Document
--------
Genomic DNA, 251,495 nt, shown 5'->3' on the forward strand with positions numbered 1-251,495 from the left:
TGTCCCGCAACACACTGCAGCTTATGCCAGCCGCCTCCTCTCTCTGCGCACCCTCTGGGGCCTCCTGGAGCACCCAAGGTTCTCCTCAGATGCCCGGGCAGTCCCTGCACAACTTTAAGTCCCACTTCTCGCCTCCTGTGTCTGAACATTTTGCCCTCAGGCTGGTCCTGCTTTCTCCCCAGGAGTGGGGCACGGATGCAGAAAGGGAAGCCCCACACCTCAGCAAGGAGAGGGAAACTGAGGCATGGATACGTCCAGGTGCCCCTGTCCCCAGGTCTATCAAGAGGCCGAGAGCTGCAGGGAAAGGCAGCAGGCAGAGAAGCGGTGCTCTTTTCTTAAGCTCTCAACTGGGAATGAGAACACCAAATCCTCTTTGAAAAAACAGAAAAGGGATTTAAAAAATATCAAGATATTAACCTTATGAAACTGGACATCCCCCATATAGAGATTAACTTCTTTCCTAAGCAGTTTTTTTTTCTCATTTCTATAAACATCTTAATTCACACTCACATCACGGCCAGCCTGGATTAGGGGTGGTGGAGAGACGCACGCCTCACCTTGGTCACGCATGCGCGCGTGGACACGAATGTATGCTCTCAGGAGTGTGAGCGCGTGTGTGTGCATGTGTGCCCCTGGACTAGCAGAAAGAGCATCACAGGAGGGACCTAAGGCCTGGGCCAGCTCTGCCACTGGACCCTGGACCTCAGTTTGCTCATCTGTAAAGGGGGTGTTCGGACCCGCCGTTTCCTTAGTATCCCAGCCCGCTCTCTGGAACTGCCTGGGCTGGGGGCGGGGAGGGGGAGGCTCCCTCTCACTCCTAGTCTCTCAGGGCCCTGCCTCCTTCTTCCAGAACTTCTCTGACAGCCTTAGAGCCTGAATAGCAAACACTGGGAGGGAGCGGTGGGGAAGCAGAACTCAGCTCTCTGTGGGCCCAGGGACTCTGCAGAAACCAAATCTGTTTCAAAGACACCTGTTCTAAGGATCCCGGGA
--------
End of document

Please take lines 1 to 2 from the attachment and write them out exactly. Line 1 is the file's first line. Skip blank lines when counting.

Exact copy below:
Genomic DNA, 251,495 nt, shown 5'->3' on the forward strand with positions numbered 1-251,495 from the left:
TGTCCCGCAACACACTGCAGCTTATGCCAGCCGCCTCCTCTCTCTGCGCACCCTCTGGGGCCTCCTGGAGCACCCAAGGTTCTCCTCAGATGCCCGGGCAGTCCCTGCACAACTTTAAGTCCCACTTCTCGCCTCCTGTGTCTGAACATTTTGCCCTCAGGCTGGTCCTGCTTTCTCCCCAGGAGTGGGGCACGGATGCAGAAAGGGAAGCCCCACACCTCAGCAAGGAGAGGGAAACTGAGGCATGGATACGTCCAGGTGCCCCTGTCCCCAGGTCTATCAAGAGGCCGAGAGCTGCAGGGAAAGGCAGCAGGCAGAGAAGCGGTGCTCTTTTCTTAAGCTCTCAACTGGGAATGAGAACACCAAATCCTCTTTGAAAAAACAGAAAAGGGATTTAAAAAATATCAAGATATTAACCTTATGAAACTGGACATCCCCCATATAGAGATTAACTTCTTTCCTAAGCAGTTTTTTTTTCTCATTTCTATAAACATCTTAATTCACACTCACATCACGGCCAGCCTGGATTAGGGGTGGTGGAGAGACGCACGCCTCACCTTGGTCACGCATGCGCGCGTGGACACGAATGTATGCTCTCAGGAGTGTGAGCGCGTGTGTGTGCATGTGTGCCCCTGGACTAGCAGAAAGAGCATCACAGGAGGGACCTAAGGCCTGGGCCAGCTCTGCCACTGGACCCTGGACCTCAGTTTGCTCATCTGTAAAGGGGGTGTTCGGACCCGCCGTTTCCTTAGTATCCCAGCCCGCTCTCTGGAACTGCCTGGGCTGGGGGCGGGGAGGGGGAGGCTCCCTCTCACTCCTAGTCTCTCAGGGCCCTGCCTCCTTCTTCCAGAACTTCTCTGACAGCCTTAGAGCCTGAATAGCAAACACTGGGAGGGAGCGGTGGGGAAGCAGAACTCAGCTCTCTGTGGGCCCAGGGACTCTGCAGAAACCAAATCTGTTTCAAAGACACCTGTTCTAAGGATCCCGGGA